Paris — Church and government leaders in France are at odds over whether priests should be required to report the abuse of minors if they learn about it in the sacrament of confession.
Archbishop Eric de Moulins-Beaufort, president of the French bishops' conference, and Interior Minister Gérald Darmanin met to discuss the issue Oct. 12, a week after the release of a report by an independent commission that estimated 330,000 children had been abused by Catholic priests or church employees in France since the 1950s.
At issue is whether French law takes precedence over the seal of confession, a sacred practice in which a confessor does not reveal what is told to him during a confession.
One of the recommendations in the commission's report urged the church to "send a clear message from the church authorities to penitents taking confession and to the faithful that the seal of confession may not derogate from the obligation provided for by the (French) Criminal Code ... to report to the judicial and administrative authorities all cases of sexual violence inflicted on a child or a vulnerable person."
Darmanin told legislators Oct. 12 that he had reaffirmed "the primacy of French laws" during his meeting with the archbishop and said Catholic confessional secrecy could not be "used as a justification for not denouncing sexual crimes against children."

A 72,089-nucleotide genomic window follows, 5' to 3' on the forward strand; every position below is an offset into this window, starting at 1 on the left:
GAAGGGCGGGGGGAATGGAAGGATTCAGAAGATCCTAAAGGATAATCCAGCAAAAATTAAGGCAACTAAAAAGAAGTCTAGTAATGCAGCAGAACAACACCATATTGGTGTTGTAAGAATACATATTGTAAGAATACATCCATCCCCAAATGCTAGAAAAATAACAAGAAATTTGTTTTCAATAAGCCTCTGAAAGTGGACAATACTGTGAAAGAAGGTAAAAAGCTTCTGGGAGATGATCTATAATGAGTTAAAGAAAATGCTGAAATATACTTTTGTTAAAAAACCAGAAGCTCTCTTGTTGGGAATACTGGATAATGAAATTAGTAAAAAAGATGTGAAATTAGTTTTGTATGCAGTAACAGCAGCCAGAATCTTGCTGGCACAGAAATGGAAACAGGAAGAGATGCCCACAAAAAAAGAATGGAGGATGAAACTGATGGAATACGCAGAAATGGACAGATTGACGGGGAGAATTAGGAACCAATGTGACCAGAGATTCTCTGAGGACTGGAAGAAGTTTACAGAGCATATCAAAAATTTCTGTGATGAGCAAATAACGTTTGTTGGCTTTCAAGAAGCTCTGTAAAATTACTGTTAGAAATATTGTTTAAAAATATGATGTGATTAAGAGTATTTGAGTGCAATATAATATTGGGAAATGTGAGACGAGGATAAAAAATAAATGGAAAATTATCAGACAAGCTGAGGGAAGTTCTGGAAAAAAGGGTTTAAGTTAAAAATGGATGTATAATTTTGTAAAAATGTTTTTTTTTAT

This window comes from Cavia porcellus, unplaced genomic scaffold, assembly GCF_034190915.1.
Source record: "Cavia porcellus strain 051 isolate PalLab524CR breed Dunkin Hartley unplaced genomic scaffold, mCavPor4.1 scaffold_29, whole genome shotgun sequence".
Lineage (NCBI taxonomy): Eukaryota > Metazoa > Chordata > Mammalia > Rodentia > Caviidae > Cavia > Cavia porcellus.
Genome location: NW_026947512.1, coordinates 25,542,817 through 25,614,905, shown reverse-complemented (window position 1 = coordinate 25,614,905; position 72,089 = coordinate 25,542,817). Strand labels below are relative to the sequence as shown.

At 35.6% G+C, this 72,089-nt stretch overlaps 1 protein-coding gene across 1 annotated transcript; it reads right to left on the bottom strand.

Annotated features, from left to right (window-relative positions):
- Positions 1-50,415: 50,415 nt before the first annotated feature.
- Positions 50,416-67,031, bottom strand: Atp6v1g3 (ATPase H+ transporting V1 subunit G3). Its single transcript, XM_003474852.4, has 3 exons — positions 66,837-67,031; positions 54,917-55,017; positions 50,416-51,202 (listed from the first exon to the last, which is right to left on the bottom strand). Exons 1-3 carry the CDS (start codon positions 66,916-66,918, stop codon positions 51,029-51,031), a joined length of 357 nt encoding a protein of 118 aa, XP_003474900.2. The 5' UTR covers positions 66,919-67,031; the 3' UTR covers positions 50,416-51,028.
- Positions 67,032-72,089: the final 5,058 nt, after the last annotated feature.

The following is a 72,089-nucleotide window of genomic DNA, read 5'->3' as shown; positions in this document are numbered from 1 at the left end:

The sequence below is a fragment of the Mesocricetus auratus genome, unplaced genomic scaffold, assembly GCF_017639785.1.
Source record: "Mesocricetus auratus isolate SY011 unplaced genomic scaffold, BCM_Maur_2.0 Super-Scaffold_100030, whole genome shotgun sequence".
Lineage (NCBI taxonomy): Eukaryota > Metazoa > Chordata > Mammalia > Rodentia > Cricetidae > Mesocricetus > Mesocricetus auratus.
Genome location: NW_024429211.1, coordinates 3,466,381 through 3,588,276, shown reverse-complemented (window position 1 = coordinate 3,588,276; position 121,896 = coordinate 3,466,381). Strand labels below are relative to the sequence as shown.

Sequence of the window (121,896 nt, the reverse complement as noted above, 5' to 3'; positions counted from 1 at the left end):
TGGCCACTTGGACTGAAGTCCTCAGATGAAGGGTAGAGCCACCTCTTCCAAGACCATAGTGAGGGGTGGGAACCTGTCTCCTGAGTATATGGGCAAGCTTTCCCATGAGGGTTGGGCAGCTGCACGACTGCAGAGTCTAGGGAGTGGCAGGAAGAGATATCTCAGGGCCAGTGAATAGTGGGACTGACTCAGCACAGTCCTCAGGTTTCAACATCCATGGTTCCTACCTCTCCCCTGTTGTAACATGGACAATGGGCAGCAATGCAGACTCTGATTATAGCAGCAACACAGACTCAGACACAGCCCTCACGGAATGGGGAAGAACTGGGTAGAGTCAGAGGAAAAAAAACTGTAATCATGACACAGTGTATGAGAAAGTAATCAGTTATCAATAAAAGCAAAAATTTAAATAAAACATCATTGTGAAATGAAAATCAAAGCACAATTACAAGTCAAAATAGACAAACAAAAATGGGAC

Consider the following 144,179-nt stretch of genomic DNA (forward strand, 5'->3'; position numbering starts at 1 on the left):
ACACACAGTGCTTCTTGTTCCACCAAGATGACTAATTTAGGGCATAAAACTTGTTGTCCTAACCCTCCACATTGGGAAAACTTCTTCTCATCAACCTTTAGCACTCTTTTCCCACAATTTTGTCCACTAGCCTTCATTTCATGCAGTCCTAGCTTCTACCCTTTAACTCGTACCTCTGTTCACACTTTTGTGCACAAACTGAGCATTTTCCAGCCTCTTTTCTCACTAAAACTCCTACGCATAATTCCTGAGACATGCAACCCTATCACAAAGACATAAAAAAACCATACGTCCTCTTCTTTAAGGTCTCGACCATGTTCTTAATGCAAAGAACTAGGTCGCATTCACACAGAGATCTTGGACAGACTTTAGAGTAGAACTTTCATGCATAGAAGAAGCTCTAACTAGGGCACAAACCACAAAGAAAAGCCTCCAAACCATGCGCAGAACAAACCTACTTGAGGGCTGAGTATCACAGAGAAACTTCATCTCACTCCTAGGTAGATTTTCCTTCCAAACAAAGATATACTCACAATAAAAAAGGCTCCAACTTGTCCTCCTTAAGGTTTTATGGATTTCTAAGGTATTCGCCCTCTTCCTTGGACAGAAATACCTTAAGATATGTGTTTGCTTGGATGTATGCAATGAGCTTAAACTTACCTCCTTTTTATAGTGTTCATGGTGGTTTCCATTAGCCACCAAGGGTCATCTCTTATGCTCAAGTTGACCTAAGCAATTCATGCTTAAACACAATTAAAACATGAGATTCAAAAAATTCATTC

"The secret of confession has operated for 200 years in our law and is recognized as a professional secret, as with doctors and lawyers — but there is an exception for crimes committed against children under age 15," added the interior minister, who also heads the government's department for religions.
After the meeting, the French bishops' conference issued a statement saying: "The scale of violence and sexual assault on minors revealed by this report requires the church to reexamine its practices in light of reality. Work is therefore needed to reconcile the nature of confession with the necessity of protecting children." The bishops' conference said it would work on necessary "measures and reforms" in line with the report's recommendations at its upcoming Nov. 3-8 plenary.
In a note approved by Pope Francis and published by the Vatican in mid-2019, the Apostolic Penitentiary affirmed the absolute secrecy of everything said in confession and called on priests to defend it at all costs, even at the cost of their lives.
Just after the commission's report was released, Archbishop de Moulins-Beaufort told France Info public radio that confessional secrecy opened up "a space of free speech before God" and should be considered "stronger than the laws of the republic." After his remarks drew angry reaction from government officials and the media, the archbishop said he recognized his interview remarks had been "clumsy" and apologized to "victims and those saddened or shocked" by the subsequent controversy.
Pope Francis described the report's publication as a "moment of shame" at his Oct. 6 Rome general audience. He is to meet Darmanin and French Prime Minister Jean Castex in Rome Oct. 18.